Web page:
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“Sky Fighters, May 1936″ by Eugene M. Frandzen

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Eugene M. Frandzen painted the covers of Sky Fighters from its first issue in 1932 until he moved on from the pulps in 1939. At this point in the run, the covers were about the planes featured on the cover more than the story depicted. Mr. Frandzen features A.E.G. on the May 1936 cover!

The Ships on the Cover

BEFORE the World War airplanes th_SF_3605were more scoffed at than praised as a possible military weapon. Capitalists invariably put an extra knot in their purse strings when approached by optimistic promoters or inventors.

Firms that did any manufacturing to speak of were those who built airplanes as a side line, having large established plants already at their disposal. Such was the Allgemeine Elektricitats Gesellschaft, A.E.G. for short. This firm was one of Germany’s big electrical manufacturers. Their first entry into aircraft was naturally engines. They secured the option for building Wright motors and made some of their own design. Later when they branched into airplane design and manufacture they stuck rigidly to military planes principally of metal construction and some armour plating.

The ship on the cover smacking the water, is an A.E.G. of 1917 and ‘18 vintage. It has armour plating protecting the under-part of the fuselage and sides of the cockpits. But the A.E.G. firm was up against a tough proposition. Heavy armour plate protected the pilots perfectly but the engines were not fine enough to carry this added weight satisfactorily. Light armour had very little satisfactory results, but could be lifted okay. Therefore the pilots kidded themselves that they were pretty safe from enemy bullets with the light armour till a few rounds of Allied ammunition tore through and made more jagged wounds than a clean sharp bullet.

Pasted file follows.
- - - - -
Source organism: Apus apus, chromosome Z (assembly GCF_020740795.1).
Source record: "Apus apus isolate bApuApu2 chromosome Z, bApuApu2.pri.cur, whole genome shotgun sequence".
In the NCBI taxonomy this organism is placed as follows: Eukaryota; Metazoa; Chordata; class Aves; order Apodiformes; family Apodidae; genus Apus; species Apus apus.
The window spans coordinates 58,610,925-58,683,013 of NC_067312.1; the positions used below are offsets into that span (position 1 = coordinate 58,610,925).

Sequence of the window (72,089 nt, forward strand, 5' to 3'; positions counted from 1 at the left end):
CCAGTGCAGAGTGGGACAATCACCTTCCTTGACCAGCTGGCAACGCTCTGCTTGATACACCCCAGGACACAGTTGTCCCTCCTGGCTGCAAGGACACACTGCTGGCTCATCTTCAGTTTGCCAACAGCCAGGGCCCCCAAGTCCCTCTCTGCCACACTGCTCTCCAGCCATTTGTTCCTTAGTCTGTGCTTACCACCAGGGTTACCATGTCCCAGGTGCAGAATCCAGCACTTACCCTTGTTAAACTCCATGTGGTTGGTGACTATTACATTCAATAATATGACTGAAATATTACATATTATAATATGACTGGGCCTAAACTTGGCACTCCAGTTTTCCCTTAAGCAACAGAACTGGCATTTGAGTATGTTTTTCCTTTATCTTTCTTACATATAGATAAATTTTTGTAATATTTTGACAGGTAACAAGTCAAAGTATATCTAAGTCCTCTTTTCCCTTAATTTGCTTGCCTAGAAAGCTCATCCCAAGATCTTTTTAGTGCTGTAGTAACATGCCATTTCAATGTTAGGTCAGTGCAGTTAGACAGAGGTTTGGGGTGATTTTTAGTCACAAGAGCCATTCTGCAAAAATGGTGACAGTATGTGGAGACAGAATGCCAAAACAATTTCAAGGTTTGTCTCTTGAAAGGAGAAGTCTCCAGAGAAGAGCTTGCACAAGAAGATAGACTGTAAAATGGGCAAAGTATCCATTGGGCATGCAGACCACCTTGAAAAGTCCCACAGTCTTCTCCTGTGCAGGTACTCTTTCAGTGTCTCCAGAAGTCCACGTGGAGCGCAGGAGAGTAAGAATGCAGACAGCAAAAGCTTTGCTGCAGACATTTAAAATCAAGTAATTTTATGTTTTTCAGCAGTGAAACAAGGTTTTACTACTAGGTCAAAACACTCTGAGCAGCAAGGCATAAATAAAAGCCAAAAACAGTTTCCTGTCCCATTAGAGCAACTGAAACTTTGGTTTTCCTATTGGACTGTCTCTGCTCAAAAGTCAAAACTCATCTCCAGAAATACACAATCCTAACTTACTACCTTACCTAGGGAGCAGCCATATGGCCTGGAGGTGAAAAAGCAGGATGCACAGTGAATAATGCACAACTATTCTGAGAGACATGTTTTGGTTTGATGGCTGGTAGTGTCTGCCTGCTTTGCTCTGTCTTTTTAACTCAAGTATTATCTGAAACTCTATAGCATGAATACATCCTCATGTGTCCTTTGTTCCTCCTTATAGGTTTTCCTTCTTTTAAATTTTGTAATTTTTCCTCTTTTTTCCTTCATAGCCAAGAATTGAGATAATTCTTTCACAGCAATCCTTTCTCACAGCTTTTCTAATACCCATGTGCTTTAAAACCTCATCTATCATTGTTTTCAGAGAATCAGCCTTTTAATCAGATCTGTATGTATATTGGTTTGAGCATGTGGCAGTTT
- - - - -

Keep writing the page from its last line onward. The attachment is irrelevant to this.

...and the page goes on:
Used for Trench Strafing

A Benz 200 h.p. motor was up front and managed to yank the ship along at around 100 m.p.h. with favorable wind conditions. Primarily used for trench strafing it was fairly successful if protected by fast scouts, but for any other type of work it couldn’t take any first prizes.

The German lines ran from a chicken wire fence backed up against Switzerland all the way to the North Sea. Now any place along that line the A.E.G. could have got in some good licks. But when it stuck its nose straight out over the water and ambitiously went about a little job of work in conjunction with a German submarine it just didn’t make the grade.

An Allied Freighter in Sight

Through a series of prisms a clear image of an Allied freighter loomed before the periscope observer in the submerged submarine. He ran his periscope up another foot, got a better view and barked the information into the stifling air. The commanding officer leaped to the instrument. He grinned in anticipation, as he saw thr flag of the merchantman. “Verdammter Amerikaner.”

Terse orders snapped to the crew. Engines whirred into added power, down to within a foot of the water came the protruding periscope. The sleek underwater raider slipped through the water toward its victim. Ten torpedo tubes were available to sink the plodding ship carrying supplies to the American forces. Grins wreathed the faces of the crew as they learned the freighter’s nationality. The U-Boat steadied, slowed up, pointed its nose then it flattened out. A shudder raced through the ship as a torpedo was shot by compressed air out through its tube. Another shudder of greater volume caught the undersea craft. A detonation shook the boat. A wreath of smoke hovered over the freighter’s 3-inch gun. It had made a direct hit.